Hello. First stop, Blue Wisp, where I got carded. I was so excited to get carded, really. When you start getting older, you're easily amused.
I saw Cincinnati’s Syd Natanists here. Bring on the funk. Swarthy from the Swarthy Band was kicking ass, sitting in on bass, and the amazing Marvin Hawkins was hitting skins. Elliott Ruther rocked on guitar and vocals, and we had keys — someone tell me who was on keys — sorry brother, you were awesome. I got distracted by CityBeat Big Dog John Fox, who was standing tall next to me, looming over my shoulder and watching my every move. Actually, he was drinking a beer and grooving out, smiling. Yo, this band was tight. Play on players, you got my vote.
By pure coincidence, the Cincinnati USA Music Heritage Foundation is celebrating the 60th anniversary of the recording of legendary Bluegrass track "Foggy Mountain Breakdown" by Lester Flatt and Earl Scruggs in Cincinnati's Herzog recording studio on the same evening as Earl's grandson — former BR549 member and successful Indie/AltCountry singer/songwriter Chris Scruggs — is playing just across the river at Newport’s Southgate House.
Music Tonight: Ohio musical pioneers Rocket From the Tombs perform at the Southgate House with local greats Buffalo Killers and SS-20. Formed in 1974 in Northern Ohio, the pre-Punk legends might not get the credit of some of Punk's other earliest engineers, from New York and the U.K, but their importance in shaping the music (and the New Wave/Alterntaive/Indie music that followed) cannot be overstated. Like many great artists (Van Gogh, Poe, Kafka, etc.), RFTT weren't appreciated in their time, something not surprising considering they existed for only about a year and never released a lick of music. The band's split spawned two other wildly important bands — Dead Boys, featuring Stiv Bators and TFTT's Cheetah Chrome, and Pere Ubu with RFTT's David Thomas and Peter Laughner (who passed away in 1977). Both "new" (and distinctively different) bands took some Rocket tunes with them — Dead Boys claimed songs like "Ain't It Fun" and "Sonic Reducer," while Pere Ubu took with them "Final Solution" and "30 Seconds Over Tokyo" — all "Punk" classics. In the ’00s, RFTT compiled live and archival recordings so the band would finally have something in the record stores and, in the process, reconnected and, in 2009, the band convened to record its official "debut album" nearly 35 years after originally forming. Read Steven Rosen's interview with frontman (and Art Rock icon) David Thomas for this week's CityBeat here. Showtime tonight is 9 p.m. and admission is $15. Click below to listen to Rocket From the Tombs' rendition of "Sonic Reducer."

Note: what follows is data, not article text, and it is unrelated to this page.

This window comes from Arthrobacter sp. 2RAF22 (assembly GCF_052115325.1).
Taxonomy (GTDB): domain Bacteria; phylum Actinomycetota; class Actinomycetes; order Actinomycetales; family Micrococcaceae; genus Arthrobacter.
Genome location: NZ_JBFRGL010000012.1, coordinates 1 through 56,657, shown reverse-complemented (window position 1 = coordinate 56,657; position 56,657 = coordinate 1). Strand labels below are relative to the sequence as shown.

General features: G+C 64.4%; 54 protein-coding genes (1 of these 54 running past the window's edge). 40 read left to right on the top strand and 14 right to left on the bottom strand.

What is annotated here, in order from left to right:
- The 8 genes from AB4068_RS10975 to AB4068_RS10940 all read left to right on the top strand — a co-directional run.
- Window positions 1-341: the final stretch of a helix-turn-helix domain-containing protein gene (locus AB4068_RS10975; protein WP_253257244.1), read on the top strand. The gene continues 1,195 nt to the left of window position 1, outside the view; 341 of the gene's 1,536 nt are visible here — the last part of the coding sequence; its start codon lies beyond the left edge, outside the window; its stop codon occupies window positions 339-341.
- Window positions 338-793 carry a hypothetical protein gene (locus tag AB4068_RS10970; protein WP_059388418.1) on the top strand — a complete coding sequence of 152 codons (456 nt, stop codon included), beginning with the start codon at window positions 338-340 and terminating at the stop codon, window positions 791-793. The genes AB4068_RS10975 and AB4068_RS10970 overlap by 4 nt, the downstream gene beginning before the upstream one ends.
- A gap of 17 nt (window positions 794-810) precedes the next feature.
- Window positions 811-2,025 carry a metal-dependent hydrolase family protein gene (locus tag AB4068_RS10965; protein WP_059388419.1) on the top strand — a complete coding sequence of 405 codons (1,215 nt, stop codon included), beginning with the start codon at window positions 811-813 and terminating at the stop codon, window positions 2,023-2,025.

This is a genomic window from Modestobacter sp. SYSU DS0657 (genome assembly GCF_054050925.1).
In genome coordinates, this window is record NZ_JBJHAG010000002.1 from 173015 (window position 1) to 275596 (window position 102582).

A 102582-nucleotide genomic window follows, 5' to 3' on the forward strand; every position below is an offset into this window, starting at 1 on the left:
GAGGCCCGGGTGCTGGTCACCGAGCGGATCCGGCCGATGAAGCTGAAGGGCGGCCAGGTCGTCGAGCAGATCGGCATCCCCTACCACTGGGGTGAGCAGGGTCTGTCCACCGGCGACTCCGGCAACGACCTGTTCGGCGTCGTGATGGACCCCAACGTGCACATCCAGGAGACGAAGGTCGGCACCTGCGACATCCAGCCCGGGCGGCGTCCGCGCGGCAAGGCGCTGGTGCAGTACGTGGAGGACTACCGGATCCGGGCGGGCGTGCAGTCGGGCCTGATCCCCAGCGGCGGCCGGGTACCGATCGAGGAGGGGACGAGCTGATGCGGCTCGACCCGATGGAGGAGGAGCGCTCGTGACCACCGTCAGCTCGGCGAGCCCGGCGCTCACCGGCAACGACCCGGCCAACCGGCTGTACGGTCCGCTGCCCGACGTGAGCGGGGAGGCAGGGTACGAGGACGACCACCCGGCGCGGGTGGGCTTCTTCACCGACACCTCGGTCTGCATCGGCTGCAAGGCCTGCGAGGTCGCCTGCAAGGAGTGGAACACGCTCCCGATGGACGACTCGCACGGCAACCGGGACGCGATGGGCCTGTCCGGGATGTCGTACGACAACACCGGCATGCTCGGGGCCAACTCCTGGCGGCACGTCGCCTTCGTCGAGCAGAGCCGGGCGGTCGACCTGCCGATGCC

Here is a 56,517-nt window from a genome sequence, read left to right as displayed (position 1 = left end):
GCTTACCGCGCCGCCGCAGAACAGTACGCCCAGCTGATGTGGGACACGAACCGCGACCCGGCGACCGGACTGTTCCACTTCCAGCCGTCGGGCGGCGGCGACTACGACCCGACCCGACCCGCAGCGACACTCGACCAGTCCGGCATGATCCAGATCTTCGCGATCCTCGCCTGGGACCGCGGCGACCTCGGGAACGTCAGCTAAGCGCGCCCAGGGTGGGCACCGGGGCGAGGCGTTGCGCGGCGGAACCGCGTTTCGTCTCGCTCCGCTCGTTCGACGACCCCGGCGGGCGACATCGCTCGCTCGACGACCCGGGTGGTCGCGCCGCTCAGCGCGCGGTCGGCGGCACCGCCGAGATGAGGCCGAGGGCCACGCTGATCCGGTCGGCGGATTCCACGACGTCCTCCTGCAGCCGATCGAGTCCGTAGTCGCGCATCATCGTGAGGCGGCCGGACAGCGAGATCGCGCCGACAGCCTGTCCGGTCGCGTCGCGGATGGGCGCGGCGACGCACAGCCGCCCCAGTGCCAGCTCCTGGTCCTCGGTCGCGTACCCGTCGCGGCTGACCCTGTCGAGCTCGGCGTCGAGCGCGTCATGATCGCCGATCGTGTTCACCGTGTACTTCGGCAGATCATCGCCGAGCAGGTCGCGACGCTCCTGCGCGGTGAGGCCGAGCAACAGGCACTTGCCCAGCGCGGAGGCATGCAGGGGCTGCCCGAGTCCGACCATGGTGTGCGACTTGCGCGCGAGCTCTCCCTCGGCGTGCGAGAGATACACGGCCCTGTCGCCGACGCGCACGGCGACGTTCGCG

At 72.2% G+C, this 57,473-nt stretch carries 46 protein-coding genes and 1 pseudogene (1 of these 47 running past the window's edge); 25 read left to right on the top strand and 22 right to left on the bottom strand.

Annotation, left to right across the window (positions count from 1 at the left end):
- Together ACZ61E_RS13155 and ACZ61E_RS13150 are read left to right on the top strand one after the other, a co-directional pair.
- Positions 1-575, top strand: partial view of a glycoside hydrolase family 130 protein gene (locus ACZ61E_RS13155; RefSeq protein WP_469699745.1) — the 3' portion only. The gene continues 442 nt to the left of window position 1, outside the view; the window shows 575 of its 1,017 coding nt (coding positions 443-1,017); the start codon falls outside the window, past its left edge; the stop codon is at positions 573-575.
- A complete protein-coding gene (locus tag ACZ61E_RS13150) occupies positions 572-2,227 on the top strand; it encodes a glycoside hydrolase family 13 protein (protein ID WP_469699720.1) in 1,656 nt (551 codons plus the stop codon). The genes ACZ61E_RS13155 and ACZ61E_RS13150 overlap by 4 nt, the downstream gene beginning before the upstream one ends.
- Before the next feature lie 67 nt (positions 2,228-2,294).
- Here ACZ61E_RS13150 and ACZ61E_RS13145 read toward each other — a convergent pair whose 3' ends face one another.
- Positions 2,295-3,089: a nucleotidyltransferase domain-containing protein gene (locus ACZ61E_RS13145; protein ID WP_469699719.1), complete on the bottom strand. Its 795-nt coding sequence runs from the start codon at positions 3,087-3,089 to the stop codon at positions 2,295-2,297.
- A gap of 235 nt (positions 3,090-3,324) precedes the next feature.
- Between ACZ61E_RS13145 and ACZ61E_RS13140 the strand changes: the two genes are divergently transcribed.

Scoring major glowing reviews in national music magazines for your first two albums might intimidate some artists. But for Wussy, set to release its newest (a self-titled effort) for locally-based Shake It Records, a natural progression and tightness has resulted in their best album yet.
The long overdue appreciation of Cincinnati-based King Records gets another shot in the arm with the publication of Dayton-native Jon Hartley Fox’s King of the Queen City: The Story of King Records, a detailed look at the various personalities, including kingpin Syd Nathan, that made the studio such a culturally groundbreaking and creatively vital musical force.
For those who can’t wait for Fox’s appearance at the Books by the Banks festival at the Duke Energy Center on Saturday or at Shake It Records on Sunday, the author discussed the book with Terry Gross on NPR’s Fresh Air today. The show also included separate interviews with Bootsy Collins and former King staffer/Sire Records founder Seymour Stein, both of whom talk about their memories of King.
Walk the Moon was one of my personal highlights from the recent MidPoint Music Festival, where the band played a high-energy set wonderfully showcasing its dance-friendly beats, New Wave jubilance and Art Pop creativity. As solid as the foursome is live, I was still a bit stunned by how advanced, imaginative and proficient Walk the Moon comes across on its enchanting debut album, i want! i want!, which is to be released Saturday in conjunction with a multimedia event at The Mockbee.
Revitalization group 3CDC's live music programming throughout the past few summers has helped turn Fountain Square into the heart of Cincinnati's increasingly active downtown area, drawing thousands to the Square every week to catch everything from Reggae and Salsa to Hip Hop and Indie Rock.
The group will be doing the same thing in Over-the-Rhine at the newly renovated Washington Park across from Music Hall. The Park officially opens tomorrow (July 6) with a 10 a.m. ribbon-cutting ceremony. The christening will be followed by tours of the park, then a free 5 p.m. World Choir Games "friendship concert" at the Bandstand.
Like with Fountain Square, Washington Park's weekly music series will showcase local musicians, with live performances on Wednesdays, Thursdays and Fridays.